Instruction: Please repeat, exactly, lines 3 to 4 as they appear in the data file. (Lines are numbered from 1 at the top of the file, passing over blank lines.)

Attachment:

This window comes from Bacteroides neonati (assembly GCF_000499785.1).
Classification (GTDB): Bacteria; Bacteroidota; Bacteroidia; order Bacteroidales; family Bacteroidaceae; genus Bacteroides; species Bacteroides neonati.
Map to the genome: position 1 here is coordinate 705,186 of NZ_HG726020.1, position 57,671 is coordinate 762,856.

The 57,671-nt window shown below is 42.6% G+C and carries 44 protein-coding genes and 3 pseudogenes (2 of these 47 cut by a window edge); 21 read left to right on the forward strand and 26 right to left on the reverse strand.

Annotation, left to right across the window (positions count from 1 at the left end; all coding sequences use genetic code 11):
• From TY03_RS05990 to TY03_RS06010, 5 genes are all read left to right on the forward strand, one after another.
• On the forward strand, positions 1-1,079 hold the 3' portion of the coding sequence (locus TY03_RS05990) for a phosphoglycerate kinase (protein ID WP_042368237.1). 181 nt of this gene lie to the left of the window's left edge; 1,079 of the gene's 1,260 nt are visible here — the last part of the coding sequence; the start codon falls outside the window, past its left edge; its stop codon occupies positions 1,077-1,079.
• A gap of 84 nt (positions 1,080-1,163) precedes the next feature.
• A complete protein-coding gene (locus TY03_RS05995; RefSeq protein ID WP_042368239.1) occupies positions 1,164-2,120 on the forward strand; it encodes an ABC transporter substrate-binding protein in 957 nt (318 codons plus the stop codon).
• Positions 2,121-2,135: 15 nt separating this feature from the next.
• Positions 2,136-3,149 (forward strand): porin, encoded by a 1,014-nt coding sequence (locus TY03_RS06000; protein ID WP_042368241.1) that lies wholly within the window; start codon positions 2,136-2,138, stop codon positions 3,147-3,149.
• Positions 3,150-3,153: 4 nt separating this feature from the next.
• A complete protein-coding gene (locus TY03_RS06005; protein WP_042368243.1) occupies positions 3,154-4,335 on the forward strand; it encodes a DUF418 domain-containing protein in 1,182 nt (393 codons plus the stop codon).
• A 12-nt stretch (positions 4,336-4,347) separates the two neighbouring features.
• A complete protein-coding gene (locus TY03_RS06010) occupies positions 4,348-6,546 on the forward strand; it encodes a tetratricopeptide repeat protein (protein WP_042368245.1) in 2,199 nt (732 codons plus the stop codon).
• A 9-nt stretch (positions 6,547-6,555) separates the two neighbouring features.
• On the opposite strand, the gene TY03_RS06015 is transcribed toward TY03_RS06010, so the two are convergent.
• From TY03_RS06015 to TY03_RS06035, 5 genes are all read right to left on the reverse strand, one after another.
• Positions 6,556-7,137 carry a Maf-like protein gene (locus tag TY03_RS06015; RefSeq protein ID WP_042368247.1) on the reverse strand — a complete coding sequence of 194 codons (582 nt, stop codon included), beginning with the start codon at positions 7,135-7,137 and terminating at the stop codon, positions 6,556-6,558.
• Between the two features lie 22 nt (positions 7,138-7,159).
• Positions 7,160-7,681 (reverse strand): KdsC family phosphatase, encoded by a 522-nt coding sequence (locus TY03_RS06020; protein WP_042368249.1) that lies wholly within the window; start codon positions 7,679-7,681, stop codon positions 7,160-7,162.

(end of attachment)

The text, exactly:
Map to the genome: position 1 here is coordinate 705,186 of NZ_HG726020.1, position 57,671 is coordinate 762,856.

The 57,671-nt window shown below is 42.6% G+C and carries 44 protein-coding genes and 3 pseudogenes (2 of these 47 cut by a window edge); 21 read left to right on the forward strand and 26 right to left on the reverse strand.